Data quality?! – No time, no idea, no desire…

Results of the FAIRagro survey on data quality

Why data quality?

In the age of modern agriculture, the amount of digital data is increasing every day. As a result, precise and reliable data is playing an increasingly important role and the topic of data quality is moving further into focus. But what exactly is data quality in the agricultural sciences? What challenges does it pose? And what is already being implemented? The results of the FAIRagro
survey “Data quality in the application of agricultural system data” shed light on this.

The participants

A total of 321 people took part in the survey, which was available online from 14.11.2023 to 21.01.2024. Of these, 211 were included in the analysis. The majority of participants came from research and mainly collected data in the plant and soil sector. Across all disciplines of agricultural science, impact, weather and omics data (“omics” as a generic term for molecular biological methods) are used most frequently.

The current challenges

The survey is divided into the two main areas of data collection and data utilisation. The biggest challenge for data quality in the area of data collection is by far the lack of time. In addition, there is a lack of standards in data collection, data quality and metadata. A lack of knowledge about data quality itself and the influence of environmental conditions are also mentioned. While we unfortunately cannot influence the weather in FAIRagro, we can provide information material on data quality and metadata.

Figure 1: Answers to the multiple-choice question on current challenges in data collection with regard to data quality.

Criticism of the lack of metadata, the lack of standards and the lack of digital infrastructure is repeated as a challenge in the subsequent use of data. Instead, the participants want good documentation with consistent nomenclature and information on methodology and reproducibility as well as statistics and descriptions of the values and units. The data itself should be comparable with their own data, serve as a reliable data source and be authentic, interoperable and standardised.

The current status

Although the lack of information on data quality was criticised for data collection and subsequent data use, the majority of participants stated that they currently use methods to ensure data quality. Quality is primarily ensured through statistical analyses, standardised methods and protocols as well as multiple measurements. In addition, various other methods such as discussions with colleagues, manual checks and the calibration of instruments are regularly used. Overall, each person uses an average of more than four different methods to ensure data quality.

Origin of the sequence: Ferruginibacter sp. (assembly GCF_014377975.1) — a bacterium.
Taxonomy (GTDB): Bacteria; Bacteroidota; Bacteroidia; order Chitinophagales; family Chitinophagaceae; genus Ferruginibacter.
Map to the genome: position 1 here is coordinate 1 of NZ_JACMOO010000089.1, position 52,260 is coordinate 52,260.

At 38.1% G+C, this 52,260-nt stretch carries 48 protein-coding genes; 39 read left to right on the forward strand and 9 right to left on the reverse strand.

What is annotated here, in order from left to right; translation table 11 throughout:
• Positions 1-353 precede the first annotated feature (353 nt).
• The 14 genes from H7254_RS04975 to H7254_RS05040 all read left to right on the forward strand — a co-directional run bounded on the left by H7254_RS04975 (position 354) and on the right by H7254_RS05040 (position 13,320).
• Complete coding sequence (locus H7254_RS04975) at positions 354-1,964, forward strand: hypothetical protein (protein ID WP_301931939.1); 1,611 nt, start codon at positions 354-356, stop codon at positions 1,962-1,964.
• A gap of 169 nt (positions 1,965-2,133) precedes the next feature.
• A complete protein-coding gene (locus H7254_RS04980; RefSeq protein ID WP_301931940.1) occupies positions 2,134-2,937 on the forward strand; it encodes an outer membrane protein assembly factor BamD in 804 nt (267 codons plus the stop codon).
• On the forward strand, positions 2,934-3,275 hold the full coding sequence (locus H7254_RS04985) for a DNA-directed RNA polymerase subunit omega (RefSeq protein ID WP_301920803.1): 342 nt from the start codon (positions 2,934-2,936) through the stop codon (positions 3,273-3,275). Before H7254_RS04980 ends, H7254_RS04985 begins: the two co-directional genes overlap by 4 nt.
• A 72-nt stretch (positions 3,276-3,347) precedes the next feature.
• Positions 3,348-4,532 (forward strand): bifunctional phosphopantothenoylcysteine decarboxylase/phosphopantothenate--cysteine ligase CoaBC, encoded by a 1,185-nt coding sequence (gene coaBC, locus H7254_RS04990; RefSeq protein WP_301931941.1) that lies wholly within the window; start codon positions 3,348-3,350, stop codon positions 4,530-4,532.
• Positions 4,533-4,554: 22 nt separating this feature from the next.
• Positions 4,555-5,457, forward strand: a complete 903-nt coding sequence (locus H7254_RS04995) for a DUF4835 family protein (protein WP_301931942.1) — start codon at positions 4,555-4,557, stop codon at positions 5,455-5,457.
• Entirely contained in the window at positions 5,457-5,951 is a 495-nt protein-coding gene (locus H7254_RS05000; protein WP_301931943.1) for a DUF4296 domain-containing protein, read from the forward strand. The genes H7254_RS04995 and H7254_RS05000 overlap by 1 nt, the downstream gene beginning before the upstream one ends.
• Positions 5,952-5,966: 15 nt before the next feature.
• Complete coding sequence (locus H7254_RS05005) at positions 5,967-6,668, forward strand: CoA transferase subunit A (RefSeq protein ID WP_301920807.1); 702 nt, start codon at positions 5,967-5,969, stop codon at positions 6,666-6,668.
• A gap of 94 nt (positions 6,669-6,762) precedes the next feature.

The data quality criteria

In both data collection and data utilisation, the most important criteria for data quality are completeness, a detailed description of the data and the resolution (spatial, content-related or temporal). In the combination of the various responses, it also became clear that the various quality criteria depend significantly on the data type, the data category and also the area of application.


The majority of participants consider information on dataset performance to be helpful and the majority of these are willing to invest up to 2 hours per dataset in documenting it. This valuable assessment of time resources enables us to respond more specifically to the wishes and needs of those providing information in future.

The conclusion

For the first time, the survey captured the needs of data producers and users and defined the most important data quality criteria, although these depend heavily on the data type, category and area of application. The results also highlight the community’s desire for more standards and information on data quality. However, despite the numerous challenges and lack of time, various methods are already being used to ensure data quality.

Despite the initial assumptions, the results show that time and knowledge about data quality are available and that there is interest in the topic. The wording of the title therefore (fortunately) does not reflect reality when looking at the results. Instead, the survey results provide valuable insights into the needs of the community and enable us to take these into account in future materials, tools and workshops.

Once again, we would like to thank everyone who took part in the survey!

A comprehensive overview of the results can be found here:   

Author: Jannes Uhlott (